One major concern this decade is facing, is how climate change may alter plant-mediated interactions among root and shoot associated organisms. Little is known, and almost no empirical evidence has been generated on this matter. In a perspective article McKenzie et al. (2013) explore this relevant issue, highlighting the importance of the belowground domain when attempting predictions on the effects of climate change on plant-insect interactions aboveground. Providing rare experimental evidence, Ryalls et al. (2013) show how elevation of temperatures and CO2 can influence below-aboveground interactions between plants, microbes, and insects. Specifically, they show that elevation of temperatures and CO2 had no effects on aphids, whereas had contrasting effects on weevils that potentially occurred through changes in root nodulation patterns. By predicting plant species distributions along environmental gradients, Pellissier et al. (2013) explore the long-standing question of what drives plant species assemblages in space. The underlying hypothesis of their work is that plant and fungi mutually influence their spatial distribution. They show that by including information on fungal abundance and identity, it is possible to significantly improve the predictive accuracy of plant species distribution models, especially for plant species occurring at high elevations. Indeed, colonization of high elevation soils should be facilitated by the presence of mycorrhizal fungi, but this awaits experimental confirmation.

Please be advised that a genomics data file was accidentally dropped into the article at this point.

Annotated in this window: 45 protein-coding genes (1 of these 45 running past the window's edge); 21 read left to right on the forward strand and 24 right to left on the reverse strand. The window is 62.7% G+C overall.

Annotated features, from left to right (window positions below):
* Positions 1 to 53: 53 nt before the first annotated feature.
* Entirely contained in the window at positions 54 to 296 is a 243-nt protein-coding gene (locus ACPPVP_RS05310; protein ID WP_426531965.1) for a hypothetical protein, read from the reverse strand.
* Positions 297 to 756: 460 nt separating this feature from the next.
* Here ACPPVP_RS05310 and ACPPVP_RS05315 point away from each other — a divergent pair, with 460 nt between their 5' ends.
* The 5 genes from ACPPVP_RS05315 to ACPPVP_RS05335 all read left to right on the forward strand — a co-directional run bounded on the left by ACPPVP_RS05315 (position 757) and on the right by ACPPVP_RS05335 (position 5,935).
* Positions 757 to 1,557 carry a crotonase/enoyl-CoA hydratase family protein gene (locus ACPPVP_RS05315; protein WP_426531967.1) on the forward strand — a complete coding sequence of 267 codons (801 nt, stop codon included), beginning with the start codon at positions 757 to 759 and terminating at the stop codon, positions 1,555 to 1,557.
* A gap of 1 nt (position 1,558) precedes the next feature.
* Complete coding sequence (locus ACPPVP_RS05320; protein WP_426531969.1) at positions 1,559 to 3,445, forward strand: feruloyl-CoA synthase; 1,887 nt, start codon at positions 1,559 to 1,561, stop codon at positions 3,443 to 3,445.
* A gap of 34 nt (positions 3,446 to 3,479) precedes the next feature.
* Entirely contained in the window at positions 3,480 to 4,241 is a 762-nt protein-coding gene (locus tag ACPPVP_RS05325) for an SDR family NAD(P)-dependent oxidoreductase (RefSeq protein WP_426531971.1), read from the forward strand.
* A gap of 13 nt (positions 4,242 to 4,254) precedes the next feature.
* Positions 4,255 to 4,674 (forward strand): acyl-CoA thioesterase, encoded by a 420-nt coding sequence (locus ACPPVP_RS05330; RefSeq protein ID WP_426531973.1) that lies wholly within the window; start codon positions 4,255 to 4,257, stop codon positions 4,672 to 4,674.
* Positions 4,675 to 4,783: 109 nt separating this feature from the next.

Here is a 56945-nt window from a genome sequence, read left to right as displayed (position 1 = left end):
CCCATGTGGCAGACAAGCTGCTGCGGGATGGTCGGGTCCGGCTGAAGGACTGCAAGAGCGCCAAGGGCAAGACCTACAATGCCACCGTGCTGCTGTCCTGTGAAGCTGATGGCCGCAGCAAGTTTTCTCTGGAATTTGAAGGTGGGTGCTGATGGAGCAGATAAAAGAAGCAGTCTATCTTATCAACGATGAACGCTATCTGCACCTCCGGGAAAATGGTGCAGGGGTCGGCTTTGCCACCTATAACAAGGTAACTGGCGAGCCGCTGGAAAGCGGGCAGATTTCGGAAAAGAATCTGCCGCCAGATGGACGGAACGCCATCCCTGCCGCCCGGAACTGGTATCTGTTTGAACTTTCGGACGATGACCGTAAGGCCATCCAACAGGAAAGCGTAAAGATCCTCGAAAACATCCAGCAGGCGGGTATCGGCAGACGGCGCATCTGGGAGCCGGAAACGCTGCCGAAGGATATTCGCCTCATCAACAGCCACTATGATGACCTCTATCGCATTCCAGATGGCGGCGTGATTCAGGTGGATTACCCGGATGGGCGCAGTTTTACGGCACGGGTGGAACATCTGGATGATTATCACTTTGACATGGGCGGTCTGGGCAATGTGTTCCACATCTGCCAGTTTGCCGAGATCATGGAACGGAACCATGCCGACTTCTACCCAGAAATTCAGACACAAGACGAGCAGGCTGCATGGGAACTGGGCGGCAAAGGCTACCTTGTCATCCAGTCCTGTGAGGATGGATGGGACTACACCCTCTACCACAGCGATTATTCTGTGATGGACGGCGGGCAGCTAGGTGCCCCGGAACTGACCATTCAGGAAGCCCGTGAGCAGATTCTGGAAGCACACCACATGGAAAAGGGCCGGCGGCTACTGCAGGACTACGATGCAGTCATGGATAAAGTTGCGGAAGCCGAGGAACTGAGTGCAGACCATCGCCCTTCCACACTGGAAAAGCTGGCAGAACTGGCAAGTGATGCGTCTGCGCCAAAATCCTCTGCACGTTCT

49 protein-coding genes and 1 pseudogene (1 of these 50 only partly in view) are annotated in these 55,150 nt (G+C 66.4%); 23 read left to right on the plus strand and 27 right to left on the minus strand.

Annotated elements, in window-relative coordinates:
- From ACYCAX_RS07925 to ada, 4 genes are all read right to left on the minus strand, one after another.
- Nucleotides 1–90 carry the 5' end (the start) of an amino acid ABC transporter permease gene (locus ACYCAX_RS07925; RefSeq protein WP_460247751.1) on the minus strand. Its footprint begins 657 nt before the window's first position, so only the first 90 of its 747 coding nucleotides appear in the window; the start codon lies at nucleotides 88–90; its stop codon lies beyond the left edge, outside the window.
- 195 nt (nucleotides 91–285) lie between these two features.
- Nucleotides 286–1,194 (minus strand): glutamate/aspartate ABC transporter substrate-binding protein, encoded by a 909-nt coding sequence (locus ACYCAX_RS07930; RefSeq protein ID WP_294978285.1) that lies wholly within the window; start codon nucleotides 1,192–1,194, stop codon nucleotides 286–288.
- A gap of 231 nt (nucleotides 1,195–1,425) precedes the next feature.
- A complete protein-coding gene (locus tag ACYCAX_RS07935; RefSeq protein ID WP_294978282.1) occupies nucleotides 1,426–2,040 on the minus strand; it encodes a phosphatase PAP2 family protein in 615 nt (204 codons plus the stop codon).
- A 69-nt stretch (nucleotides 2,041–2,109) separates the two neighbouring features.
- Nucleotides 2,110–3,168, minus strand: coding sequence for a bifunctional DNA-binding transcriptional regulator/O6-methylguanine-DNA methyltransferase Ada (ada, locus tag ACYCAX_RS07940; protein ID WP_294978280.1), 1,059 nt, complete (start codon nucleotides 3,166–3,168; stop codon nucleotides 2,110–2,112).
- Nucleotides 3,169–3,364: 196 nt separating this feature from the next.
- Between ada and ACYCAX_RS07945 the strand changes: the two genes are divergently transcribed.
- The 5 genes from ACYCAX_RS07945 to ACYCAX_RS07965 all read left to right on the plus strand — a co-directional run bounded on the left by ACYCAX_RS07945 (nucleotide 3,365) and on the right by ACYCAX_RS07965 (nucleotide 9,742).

One another major contemporary challenge in plant research is how to achieve an economically, sustainably, and environmentally-sound increase in the production of high quality foods. Fundamental knowledge of how plants interact with their attackers and beneficials provides the basis of modern agriculture. An example of this is presented in the experimental article by Pierre et al. (2013), in which it is shown how the application of the phytohormones SA and JA on broccoli plants decreases the incidence of several devastating insects pests, both below- and aboveground. Interestingly, these effects were not mediated by glucosinolate induction, and they only affected specialist herbivores and not generalists, a rather uncommon pattern that merits future attention.